What you need to know:
- Micho must get the Cranes playing on the front foot. It’s as simple as that, really.
Cranes head coach Micho Sredojevic has over the years acquitted himself thanks to the encyclopaedic knowledge of his preferred subjects. The Serb’s reading of situations – prolific, if, after a time, repetitive – established itself as a conduit for good tidings during coaching spells with SC Villa (2001 to 2004) and the Cranes (2013 to 2017).
The manner in which he read his opponents – much like a book – before fleshing out ambitions was always noteworthy. He would exhaustively detail the method to what passed for touchline ‘madness’ to great acclaim post match.
It did not matter that his teams showed an inclination for playing off the back foot. There was something avant-garde about his modus operandi.
It is still early in his second spell as Cranes coach to tell whether the studied charm has worn thin. The touchline ‘madness’ – accompanied with screams of “Bobosi” – have for the most part progressed with interruptions. The qualification process for the 2023 Africa Cup of Nations (Afcon) will, perhaps, provide a more realistic picture as to whether Micho’s master plan has begun unravelling.
There is also every chance that those qualifiers might not quite capture Ugandan football’s plunge into the abyss, which some fear is happening at such an alarming speed. With the Afcon finals expanded to 24 teams, qualifying campaigns are less likely to bring with them a ghoul of Uganda’s past.
So it is instructive to look elsewhere to size up the quantum of apathy or ineptitude that might send Ugandan football into terminal decline.
One of the broad strokes that Fufa have used – extravagantly, it must be added – during Micho’s second spell as Cranes gaffer is the term ‘transition.’ Indeed, the top brass at Mengo has been quick to furnish its narrative about the Cranes with queasy touches about a supposed radical transformation. Woe betide anyone who challenges the official narrative!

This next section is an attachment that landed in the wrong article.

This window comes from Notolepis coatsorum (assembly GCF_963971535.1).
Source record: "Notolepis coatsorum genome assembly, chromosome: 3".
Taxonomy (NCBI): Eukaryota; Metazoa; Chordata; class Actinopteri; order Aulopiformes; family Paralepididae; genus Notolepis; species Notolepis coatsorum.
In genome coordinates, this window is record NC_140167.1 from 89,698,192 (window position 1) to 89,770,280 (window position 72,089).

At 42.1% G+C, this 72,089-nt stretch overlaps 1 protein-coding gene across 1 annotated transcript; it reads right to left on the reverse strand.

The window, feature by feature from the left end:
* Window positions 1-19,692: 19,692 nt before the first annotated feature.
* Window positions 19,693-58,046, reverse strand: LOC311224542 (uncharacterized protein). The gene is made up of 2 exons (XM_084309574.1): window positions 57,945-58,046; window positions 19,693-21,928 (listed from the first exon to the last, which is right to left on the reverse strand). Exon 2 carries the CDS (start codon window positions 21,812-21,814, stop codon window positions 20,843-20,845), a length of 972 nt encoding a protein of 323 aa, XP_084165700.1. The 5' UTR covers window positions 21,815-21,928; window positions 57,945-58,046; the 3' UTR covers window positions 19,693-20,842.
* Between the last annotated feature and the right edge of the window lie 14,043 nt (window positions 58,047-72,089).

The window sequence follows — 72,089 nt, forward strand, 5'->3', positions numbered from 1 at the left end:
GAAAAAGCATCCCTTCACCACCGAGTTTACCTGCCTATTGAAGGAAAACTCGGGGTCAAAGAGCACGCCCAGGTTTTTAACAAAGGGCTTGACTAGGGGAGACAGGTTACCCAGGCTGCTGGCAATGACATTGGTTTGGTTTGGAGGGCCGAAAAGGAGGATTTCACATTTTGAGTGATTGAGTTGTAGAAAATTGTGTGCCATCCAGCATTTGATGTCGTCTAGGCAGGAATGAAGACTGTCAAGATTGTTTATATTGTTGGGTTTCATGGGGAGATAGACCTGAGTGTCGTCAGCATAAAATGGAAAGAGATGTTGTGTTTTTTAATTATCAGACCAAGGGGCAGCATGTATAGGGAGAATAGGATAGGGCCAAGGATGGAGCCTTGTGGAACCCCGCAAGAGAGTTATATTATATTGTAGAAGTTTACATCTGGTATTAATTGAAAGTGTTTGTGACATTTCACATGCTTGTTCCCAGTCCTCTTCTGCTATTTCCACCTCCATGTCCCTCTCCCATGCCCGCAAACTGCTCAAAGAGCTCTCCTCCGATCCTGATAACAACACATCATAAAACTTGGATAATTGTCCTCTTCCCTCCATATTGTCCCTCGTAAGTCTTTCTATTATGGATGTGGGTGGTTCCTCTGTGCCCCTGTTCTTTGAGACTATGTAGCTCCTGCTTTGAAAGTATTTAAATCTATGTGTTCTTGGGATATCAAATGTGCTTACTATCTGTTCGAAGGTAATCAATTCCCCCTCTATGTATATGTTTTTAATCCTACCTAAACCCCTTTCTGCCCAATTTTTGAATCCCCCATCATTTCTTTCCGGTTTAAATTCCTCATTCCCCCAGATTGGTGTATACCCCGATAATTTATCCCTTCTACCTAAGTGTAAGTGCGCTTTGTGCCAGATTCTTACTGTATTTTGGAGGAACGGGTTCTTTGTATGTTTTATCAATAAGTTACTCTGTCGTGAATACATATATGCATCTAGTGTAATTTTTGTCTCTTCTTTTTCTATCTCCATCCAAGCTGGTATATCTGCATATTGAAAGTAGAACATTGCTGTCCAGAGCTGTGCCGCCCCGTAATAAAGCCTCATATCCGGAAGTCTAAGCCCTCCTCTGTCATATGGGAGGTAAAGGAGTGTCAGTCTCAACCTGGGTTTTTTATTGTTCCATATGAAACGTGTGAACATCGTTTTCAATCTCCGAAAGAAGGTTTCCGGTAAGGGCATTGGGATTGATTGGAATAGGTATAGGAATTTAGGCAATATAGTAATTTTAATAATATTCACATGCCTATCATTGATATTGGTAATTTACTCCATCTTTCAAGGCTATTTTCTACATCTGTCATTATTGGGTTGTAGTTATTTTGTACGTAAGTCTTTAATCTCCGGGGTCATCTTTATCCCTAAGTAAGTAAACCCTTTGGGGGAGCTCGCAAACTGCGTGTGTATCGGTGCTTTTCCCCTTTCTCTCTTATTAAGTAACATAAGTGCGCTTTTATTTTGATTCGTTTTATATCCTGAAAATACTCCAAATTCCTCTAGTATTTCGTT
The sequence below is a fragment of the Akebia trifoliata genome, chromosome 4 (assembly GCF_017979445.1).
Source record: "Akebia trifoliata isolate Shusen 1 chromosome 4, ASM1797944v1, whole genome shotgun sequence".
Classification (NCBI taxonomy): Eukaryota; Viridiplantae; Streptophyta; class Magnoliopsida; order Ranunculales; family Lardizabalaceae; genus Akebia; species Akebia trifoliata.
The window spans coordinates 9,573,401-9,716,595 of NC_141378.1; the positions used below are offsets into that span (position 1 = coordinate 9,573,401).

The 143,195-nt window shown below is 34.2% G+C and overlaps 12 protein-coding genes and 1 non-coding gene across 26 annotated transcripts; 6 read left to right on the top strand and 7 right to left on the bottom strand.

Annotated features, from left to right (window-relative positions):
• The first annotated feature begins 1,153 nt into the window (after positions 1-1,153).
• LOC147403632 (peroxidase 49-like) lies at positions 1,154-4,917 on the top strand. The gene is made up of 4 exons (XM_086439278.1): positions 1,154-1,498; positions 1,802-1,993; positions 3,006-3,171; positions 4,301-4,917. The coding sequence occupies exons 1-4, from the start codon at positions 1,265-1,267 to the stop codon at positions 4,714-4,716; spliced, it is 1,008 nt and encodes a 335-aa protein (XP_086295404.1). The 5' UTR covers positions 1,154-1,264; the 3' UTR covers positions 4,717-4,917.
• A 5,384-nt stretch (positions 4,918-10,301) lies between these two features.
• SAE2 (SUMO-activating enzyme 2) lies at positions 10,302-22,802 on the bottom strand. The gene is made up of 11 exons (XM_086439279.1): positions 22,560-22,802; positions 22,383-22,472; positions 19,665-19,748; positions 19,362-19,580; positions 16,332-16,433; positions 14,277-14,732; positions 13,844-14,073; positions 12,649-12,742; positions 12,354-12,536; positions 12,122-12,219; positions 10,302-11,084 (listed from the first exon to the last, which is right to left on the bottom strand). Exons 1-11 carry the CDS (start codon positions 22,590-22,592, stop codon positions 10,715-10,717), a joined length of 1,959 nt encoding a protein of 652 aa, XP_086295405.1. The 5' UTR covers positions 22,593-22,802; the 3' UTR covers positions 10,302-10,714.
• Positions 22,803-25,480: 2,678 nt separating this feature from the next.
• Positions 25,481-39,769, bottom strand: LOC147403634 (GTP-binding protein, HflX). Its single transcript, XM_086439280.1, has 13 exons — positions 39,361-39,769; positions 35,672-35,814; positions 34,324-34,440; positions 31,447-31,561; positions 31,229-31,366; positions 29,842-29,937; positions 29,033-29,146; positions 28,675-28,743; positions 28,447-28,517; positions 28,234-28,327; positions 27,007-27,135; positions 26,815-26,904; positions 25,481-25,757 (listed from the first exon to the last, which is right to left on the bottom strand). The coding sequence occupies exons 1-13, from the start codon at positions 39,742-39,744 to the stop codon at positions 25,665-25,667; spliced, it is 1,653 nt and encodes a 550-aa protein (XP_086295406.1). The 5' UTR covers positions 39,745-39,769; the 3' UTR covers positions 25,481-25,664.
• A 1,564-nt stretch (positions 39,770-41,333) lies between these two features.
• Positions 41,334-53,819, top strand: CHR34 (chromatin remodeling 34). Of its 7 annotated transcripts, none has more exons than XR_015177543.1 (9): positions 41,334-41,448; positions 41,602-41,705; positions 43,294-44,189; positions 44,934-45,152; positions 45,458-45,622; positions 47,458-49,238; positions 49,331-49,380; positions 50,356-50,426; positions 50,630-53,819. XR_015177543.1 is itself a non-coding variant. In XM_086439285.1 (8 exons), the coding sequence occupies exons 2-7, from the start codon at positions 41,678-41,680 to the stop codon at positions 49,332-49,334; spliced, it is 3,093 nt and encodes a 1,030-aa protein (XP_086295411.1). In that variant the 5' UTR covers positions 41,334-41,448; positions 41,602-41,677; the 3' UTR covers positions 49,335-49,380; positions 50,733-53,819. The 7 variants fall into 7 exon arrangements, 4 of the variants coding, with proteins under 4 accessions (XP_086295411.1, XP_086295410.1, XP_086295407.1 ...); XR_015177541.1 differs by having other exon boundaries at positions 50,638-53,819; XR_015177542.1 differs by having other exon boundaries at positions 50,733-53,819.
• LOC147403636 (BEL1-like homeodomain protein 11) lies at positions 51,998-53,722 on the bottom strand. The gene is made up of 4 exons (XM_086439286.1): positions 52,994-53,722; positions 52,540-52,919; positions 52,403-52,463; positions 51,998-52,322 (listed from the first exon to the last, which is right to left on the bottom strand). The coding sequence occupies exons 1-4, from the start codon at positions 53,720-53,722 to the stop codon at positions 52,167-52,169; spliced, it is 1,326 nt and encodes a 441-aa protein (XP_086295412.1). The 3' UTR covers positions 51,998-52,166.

Transition is a word we often hear, but what is perhaps not stressed enough is the fact that this is essentially a reinvention of the proverbial wheel.
If a lethal ending eventually creeps up behind us like a thief, the outcome should not be greeted with surprise. The vast bulk of players that Micho is using to ostensibly tee off a revolution are anything but newbies. To put it bluntly, they have been here, done that. Quite frankly, to talk about a radical transformation is to play a bit loose with the facts.
Little wonder, the Cranes played their final two qualifiers in an underwhelming 2022 Fifa World Cup qualifying campaign as they have always done – with a frisson of fear. Because we were – for all intents and purposes – talking about old wine in new wineskins, the ambitions of the team were mostly modest. It played hoping for glaring mistakes from the opposition and did eventually get one against Kenya.
To his credit, after the stalemate with Kenya, Micho sounded authentically concerned about failure to play well between the lines. He pulled all the stops to make sure that the Cranes were more assertive against Mali by starting with schemers like Allan Okello and Ibrahim Orit. The two players passed and arrived relatively well between the lines, causing the well-drilled Malian rearguard a few problems.
The thing with schemers, though, is that they tend to exasperate as much as they entertain. Will Micho willingly put his arm around the shoulders of these volatile beings? His sensational fallout with Kizito Luwagga suggests otherwise.
It should not. If the Cranes are to proffer a bonafide transition, it has to be exactly that – a change from one state to another. A radical transformation as it were! If they are breaking ranks with a reactive approach, then they ought to do this with a set of players that is the antithesis of what the past offered.
Micho, whose attention to detail cannot be questioned, has to find a way to get the Cranes playing on the front foot. It’s as simple as that, really.
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